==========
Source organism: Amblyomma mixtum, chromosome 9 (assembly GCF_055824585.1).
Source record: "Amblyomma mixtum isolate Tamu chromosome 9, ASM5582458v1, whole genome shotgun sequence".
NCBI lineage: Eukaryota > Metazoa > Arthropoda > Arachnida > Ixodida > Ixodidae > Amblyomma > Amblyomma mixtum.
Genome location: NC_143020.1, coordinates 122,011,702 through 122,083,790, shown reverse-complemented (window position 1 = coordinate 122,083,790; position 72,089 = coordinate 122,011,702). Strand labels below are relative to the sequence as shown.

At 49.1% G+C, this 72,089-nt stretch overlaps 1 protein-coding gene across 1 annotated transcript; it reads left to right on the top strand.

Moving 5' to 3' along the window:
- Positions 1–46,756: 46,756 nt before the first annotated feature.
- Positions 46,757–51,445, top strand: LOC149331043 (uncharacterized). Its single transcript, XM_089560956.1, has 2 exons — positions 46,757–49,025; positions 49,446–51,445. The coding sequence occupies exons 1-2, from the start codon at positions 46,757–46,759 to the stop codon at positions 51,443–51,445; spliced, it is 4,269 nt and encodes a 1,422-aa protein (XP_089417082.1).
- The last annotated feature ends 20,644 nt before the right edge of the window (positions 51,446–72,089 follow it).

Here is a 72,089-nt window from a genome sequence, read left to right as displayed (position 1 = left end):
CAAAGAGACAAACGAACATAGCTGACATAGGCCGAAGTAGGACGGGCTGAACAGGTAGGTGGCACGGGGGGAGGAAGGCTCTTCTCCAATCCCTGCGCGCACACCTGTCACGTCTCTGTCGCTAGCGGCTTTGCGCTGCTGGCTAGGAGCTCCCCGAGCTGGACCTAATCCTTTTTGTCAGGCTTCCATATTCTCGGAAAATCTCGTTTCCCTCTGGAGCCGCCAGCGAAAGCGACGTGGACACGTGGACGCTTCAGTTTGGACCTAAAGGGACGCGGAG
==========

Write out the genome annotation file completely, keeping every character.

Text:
Source organism: Amblyomma mixtum, chromosome 9 (assembly GCF_055824585.1).
Source record: "Amblyomma mixtum isolate Tamu chromosome 9, ASM5582458v1, whole genome shotgun sequence".
NCBI lineage: Eukaryota > Metazoa > Arthropoda > Arachnida > Ixodida > Ixodidae > Amblyomma > Amblyomma mixtum.
Genome location: NC_143020.1, coordinates 122,011,702 through 122,083,790, shown reverse-complemented (window position 1 = coordinate 122,083,790; position 72,089 = coordinate 122,011,702). Strand labels below are relative to the sequence as shown.

At 49.1% G+C, this 72,089-nt stretch overlaps 1 protein-coding gene across 1 annotated transcript; it reads left to right on the top strand.

Moving 5' to 3' along the window:
- Positions 1–46,756: 46,756 nt before the first annotated feature.
- Positions 46,757–51,445, top strand: LOC149331043 (uncharacterized). Its single transcript, XM_089560956.1, has 2 exons — positions 46,757–49,025; positions 49,446–51,445. The coding sequence occupies exons 1-2, from the start codon at positions 46,757–46,759 to the stop codon at positions 51,443–51,445; spliced, it is 4,269 nt and encodes a 1,422-aa protein (XP_089417082.1).
- The last annotated feature ends 20,644 nt before the right edge of the window (positions 51,446–72,089 follow it).

Here is a 72,089-nt window from a genome sequence, read left to right as displayed (position 1 = left end):
CAAAGAGACAAACGAACATAGCTGACATAGGCCGAAGTAGGACGGGCTGAACAGGTAGGTGGCACGGGGGGAGGAAGGCTCTTCTCCAATCCCTGCGCGCACACCTGTCACGTCTCTGTCGCTAGCGGCTTTGCGCTGCTGGCTAGGAGCTCCCCGAGCTGGACCTAATCCTTTTTGTCAGGCTTCCATATTCTCGGAAAATCTCGTTTCCCTCTGGAGCCGCCAGCGAAAGCGACGTGGACACGTGGACGCTTCAGTTTGGACCTAAAGGGACGCGGAG